Richard designed, developed, and maintained the original h+ Tucson website as well as the expanded h+ website for multiple chapters and new transhumanist-related content, including a gallery of transhumanist art, links, and other resources.

  • Painbow

    Painbow Header with rainbow gradient against white background

    Richard Leis created Painbow after he witnessed and experienced two incidents of discrimination. His idea was to briefly describe each situation, include the hurtful statement itself, and provide a short response.

  • RADIO Frontier Channel

    RADIO Frontier Channel Header 2020 with silhouette of radio telescope

    RADIO Frontier Channel was a podcast from Frontier Channel hosted by Richard Leis in 2005 that included science and technology news and interviews with scientists at the University of Arizona.

  • Frontier Channel

    Image courtesy of Earth Sciences and Image Analysis Laboratory, NASA Johnson Space Center from The Gateway to Astronaut Photography of Earth - This view of Earth's horizon as the sun sets over the Pacific Ocean was taken by an Expedition 7 crew member onboard the International Space Station (ISS). Anvil tops of thunderclouds are also visible." [Credit from Wikipedia]

    The Frontier Channel website edited by Richard Leis provided news and commentary about the “Great Frontiers of cyberspace, outer space, the ocean, and destinations in between.”

  • Flashpocalypse Short List

    My flash fiction story “The Canal” was shortlisted for The Molotov Cocktail’s latest quarterly flash contest: Flashpocalypse!

  • Lightspeed Issue 120 (May 2020)

    Lightspeed’s May 2020 issue includes stories by some of my favorite authors, and some new favorites.

  • In the Scrape by James Newman and Mark Steensland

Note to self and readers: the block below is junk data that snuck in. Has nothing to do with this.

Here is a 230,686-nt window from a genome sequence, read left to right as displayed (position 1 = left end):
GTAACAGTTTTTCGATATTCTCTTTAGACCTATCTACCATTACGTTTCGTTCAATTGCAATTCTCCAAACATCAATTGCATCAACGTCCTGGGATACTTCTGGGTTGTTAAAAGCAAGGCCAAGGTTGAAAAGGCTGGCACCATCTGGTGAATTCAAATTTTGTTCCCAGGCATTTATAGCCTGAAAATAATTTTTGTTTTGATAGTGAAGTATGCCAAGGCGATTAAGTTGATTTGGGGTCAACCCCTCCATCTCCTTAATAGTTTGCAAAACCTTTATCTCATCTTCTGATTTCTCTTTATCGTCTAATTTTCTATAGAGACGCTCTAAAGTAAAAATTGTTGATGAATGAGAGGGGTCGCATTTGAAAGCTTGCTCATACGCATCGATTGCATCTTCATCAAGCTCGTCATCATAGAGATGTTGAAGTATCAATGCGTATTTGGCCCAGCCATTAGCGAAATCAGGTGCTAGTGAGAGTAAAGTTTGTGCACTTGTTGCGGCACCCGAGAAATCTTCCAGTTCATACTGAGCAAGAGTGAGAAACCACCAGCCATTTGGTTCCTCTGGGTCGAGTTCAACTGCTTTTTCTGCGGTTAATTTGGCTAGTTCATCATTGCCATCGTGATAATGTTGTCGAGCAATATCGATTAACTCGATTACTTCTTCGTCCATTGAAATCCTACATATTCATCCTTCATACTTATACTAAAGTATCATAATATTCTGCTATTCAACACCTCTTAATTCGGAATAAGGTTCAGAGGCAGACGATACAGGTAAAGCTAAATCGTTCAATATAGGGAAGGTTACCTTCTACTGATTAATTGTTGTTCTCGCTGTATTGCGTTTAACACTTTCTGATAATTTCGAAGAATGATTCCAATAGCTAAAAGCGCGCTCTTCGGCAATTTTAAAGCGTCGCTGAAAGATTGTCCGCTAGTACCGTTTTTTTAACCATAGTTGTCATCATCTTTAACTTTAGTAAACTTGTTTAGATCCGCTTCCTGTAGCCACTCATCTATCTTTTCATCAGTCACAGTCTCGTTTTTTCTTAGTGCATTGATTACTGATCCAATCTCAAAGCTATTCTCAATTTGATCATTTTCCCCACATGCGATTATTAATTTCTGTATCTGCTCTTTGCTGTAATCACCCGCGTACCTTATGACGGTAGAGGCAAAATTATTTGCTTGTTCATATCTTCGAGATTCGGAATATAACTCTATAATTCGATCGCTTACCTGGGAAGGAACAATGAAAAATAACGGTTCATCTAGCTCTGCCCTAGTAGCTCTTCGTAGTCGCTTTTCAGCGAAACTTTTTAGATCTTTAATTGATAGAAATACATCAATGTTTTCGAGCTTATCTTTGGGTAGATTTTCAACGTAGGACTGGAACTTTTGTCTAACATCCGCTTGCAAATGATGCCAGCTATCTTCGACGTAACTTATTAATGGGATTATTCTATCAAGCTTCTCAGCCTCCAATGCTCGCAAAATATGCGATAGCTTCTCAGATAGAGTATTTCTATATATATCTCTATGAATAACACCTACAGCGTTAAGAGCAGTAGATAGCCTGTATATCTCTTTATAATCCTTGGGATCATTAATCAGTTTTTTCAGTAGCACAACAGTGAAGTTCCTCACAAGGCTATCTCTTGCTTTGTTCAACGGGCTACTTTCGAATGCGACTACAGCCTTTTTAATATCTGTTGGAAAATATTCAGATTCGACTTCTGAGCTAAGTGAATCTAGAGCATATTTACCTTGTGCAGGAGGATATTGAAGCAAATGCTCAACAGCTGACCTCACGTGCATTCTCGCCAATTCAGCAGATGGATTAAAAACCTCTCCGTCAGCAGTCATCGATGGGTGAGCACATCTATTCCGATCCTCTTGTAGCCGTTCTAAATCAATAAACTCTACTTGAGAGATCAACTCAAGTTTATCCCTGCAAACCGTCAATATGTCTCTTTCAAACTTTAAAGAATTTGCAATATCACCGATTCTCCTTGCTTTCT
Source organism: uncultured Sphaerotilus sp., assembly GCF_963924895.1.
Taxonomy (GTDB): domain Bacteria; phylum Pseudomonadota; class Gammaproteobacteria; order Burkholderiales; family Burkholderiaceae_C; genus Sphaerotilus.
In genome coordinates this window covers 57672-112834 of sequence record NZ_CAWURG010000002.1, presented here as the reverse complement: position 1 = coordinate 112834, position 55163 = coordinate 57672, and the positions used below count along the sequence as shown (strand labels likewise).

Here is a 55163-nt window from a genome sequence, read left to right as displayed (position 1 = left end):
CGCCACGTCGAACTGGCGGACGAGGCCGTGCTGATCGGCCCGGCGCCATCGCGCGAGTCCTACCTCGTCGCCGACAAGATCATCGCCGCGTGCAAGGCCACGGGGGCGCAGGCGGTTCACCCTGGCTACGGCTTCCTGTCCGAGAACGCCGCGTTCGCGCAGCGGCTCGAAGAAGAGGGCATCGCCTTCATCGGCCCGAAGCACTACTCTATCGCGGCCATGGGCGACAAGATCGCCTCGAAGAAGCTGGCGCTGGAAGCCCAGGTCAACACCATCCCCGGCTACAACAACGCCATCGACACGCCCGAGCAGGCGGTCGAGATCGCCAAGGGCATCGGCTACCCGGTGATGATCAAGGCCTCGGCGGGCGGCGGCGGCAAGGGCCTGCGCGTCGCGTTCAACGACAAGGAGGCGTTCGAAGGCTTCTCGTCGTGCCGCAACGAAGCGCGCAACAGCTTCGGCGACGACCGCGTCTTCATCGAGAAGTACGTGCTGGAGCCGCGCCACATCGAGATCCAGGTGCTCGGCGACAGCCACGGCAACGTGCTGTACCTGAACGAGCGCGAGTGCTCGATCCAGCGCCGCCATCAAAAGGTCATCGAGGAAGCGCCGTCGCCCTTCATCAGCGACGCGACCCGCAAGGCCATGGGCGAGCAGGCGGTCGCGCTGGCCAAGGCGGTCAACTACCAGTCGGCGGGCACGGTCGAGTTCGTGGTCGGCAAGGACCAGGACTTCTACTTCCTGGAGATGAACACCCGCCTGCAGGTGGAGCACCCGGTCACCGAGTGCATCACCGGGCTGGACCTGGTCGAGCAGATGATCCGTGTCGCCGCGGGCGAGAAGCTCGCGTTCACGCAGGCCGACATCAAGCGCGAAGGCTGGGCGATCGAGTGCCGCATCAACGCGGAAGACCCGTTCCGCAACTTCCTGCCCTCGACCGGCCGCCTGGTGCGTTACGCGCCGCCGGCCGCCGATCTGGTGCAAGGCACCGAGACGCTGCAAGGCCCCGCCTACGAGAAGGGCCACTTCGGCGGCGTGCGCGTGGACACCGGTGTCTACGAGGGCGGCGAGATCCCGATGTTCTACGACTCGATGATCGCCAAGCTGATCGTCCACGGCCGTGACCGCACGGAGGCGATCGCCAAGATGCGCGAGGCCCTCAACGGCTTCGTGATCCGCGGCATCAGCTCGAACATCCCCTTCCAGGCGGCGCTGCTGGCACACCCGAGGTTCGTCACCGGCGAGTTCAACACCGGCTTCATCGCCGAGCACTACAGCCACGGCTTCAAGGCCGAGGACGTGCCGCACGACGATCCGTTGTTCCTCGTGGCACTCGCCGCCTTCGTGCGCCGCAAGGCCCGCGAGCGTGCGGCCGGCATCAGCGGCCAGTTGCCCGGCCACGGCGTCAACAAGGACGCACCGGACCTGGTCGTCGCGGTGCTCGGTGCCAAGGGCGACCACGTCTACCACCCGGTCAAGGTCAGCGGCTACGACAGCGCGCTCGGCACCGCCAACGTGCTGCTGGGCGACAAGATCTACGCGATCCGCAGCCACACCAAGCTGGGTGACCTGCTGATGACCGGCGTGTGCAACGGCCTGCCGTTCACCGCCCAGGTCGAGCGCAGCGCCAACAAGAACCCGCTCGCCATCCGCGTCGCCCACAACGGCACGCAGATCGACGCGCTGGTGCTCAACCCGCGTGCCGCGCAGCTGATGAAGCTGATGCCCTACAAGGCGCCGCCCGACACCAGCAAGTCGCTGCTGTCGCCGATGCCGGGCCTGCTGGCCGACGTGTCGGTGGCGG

At 94 pages, In the Scrape by James Newman and Mark Steensland is a quick read, but be warned that the mounting tension might require an occasional break to catch your breath. You’re going to need the oxygen: the final third of the book, when the breathless pace escalates and characters become even more desperate, becomes unputdownable.

  • Cricket Hunters by Jeremy Hepler

    Cricket Hunters subverts the usual tropes and nostalgia of coming-of-age horror by reaching for something even darker in this tale of friendship and rivalry

  • Midnight in the Graveyard Edited by Kenneth W. Cain

    I have definitely been in the mood for ghost stories, and Midnight in the Graveyard, the first anthology from Silver Shamrock Publishing, delivers the ghostly goods!

  • Phreak by JE Solo

    Phreak often worked against my narrative expectations with its fragmented, time-jumping, and vignette-style approach, and in the process delivered a singular character whose clear and deeply felt recollections warn us how close we are to delivering a similarly bleak future to the next generation. You’ll want to get your hands on this novel as soon as possible.

  • How We Broke by Bracken MacLeod and Paul Michael Anderson

    This little novella full of big revelations and emotions really got to me.

  • Snow by Ronald Malfi

    The rapid pace doesn’t get in the way of good details and atmosphere; I felt the cold, eeriness, and rising tension along the way. What they encounter is creepy as hell and led to heart-pounding horror and heartbreaking deaths.

  • We Are Monsters by Brian Kirk

    It took me several pages to adjust to the direction Kirk takes later in the novel, but I was rewarded with an unexpectedly humane, emotional, and satisfying ending. Despite its challenges, We Are Monsters left me with a lot to enjoy and think about.